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I feel like the werewolf genre just makes werewolves generic bad asses too often without exploring some of the pitfalls of being a werewolf….like not wanting to rip your nice clothes because you gotta tear off a dude’s face. (To be fair, she normally would wear clothes that aren’t as nice, but it was an emergency.)

I’m working on pulling together a lengthy werewolf comic story, and this is sort of a little test comic to see if I can deal with drawing werewolves constantly. (Not a problem. It’s super fun to draw werewolves.)


Normally we don’t get involved with private affairs, but the continued outpouring of grief, praise, remembrance, and love for Robin Williams we’ve seen on Tumblr has been staggering. He gave his gifts selflessly, and was a beacon of sorts to those of us who had a weird time figuring out how our energies and talents fit into the world.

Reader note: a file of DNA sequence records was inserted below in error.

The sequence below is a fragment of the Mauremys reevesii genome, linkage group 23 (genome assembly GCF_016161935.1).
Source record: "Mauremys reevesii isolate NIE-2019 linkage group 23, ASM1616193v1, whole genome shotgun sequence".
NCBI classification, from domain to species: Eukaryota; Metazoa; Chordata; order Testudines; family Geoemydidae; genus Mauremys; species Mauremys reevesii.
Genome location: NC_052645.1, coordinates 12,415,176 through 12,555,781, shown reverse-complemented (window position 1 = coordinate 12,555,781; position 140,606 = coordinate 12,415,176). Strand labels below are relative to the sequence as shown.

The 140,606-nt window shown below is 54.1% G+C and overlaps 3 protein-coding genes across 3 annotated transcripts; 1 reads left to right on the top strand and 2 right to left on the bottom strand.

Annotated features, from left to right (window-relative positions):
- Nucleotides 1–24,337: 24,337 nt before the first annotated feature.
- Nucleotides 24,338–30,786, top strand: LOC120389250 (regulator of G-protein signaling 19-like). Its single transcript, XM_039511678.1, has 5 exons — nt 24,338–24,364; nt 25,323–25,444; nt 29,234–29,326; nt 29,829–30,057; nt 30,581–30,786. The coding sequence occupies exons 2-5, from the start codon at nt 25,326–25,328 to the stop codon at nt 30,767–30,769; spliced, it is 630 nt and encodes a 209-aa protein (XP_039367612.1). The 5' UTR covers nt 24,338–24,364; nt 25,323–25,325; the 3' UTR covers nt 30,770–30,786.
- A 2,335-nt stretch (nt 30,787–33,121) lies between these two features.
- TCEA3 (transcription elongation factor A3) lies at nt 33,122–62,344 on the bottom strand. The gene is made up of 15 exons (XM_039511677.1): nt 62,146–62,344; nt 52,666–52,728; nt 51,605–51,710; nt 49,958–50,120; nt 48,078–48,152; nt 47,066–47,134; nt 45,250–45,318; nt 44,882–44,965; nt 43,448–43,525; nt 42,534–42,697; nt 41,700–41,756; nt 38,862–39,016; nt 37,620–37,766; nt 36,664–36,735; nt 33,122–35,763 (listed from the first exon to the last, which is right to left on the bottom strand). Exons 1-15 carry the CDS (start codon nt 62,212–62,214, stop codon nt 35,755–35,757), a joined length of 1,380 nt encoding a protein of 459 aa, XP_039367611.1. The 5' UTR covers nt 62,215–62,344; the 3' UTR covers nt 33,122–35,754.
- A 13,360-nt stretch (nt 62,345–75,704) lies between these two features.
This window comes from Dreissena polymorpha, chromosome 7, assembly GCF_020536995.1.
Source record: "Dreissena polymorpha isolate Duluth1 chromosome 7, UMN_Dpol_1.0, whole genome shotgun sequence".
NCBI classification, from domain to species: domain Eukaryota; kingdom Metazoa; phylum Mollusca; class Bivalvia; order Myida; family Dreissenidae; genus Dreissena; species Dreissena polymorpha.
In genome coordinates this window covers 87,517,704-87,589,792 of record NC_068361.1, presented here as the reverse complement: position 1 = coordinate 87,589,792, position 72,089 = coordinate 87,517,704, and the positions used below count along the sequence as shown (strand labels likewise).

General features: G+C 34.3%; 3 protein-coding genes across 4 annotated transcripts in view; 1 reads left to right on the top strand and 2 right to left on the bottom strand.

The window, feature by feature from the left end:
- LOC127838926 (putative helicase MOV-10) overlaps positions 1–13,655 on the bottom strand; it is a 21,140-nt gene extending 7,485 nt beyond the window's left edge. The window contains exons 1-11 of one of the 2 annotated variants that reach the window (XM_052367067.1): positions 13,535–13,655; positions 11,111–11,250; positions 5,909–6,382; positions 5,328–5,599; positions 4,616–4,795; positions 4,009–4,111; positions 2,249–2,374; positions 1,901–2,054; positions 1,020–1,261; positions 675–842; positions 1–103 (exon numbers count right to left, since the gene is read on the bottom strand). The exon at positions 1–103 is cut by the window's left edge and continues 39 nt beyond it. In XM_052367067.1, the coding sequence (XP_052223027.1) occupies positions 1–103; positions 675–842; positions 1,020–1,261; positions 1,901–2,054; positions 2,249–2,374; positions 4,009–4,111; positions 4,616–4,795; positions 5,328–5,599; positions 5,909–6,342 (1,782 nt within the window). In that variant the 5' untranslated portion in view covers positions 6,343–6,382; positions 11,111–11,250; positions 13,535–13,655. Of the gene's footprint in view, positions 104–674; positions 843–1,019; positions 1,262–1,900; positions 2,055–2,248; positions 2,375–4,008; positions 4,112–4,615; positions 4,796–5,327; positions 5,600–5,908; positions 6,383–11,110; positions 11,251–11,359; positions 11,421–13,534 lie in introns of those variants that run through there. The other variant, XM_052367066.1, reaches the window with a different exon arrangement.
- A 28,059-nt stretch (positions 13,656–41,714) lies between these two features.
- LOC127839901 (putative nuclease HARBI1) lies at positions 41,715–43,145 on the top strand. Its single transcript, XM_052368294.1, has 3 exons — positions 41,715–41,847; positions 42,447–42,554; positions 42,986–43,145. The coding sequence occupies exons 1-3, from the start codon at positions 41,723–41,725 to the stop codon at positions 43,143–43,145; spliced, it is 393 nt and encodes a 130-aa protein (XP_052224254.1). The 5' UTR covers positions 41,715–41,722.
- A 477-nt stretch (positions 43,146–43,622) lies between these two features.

Remember, if you’re struggling, there’s help. We love ya, Tumblr.

And goodbye, Robin. We love you, too. 

(Source: gh-05-t)

notjoematheis asked:

I'm confused on the nature of gravity in space. Why is it called "zero gravity"?


First, there’s gravity everywhere. We’ve got a whole episode on it. But we also have this unit of force called the g-force, sometimes abbreviated as G (though this isn’t a technical SI unit.) One G is the amount of force we all experience because of the Earth’s gravity all the time. Two Gs would be double that…we can experience this much force if we’re accelerating away from earth or on a planet two-times more massive than earth (but the same size.) Likewise, if we are in constant freefall (as astronauts are when they orbit the earth) they will experience no Gs at all.  We would call that “Zero G” which is not, oddly enough, the same thing as “zero gravity.” Gravity is a force…not amount of force, and just because you are under the influence of gravity (as everything in the universe is (as far as we know)) does not mean you are feeling “G forces.”


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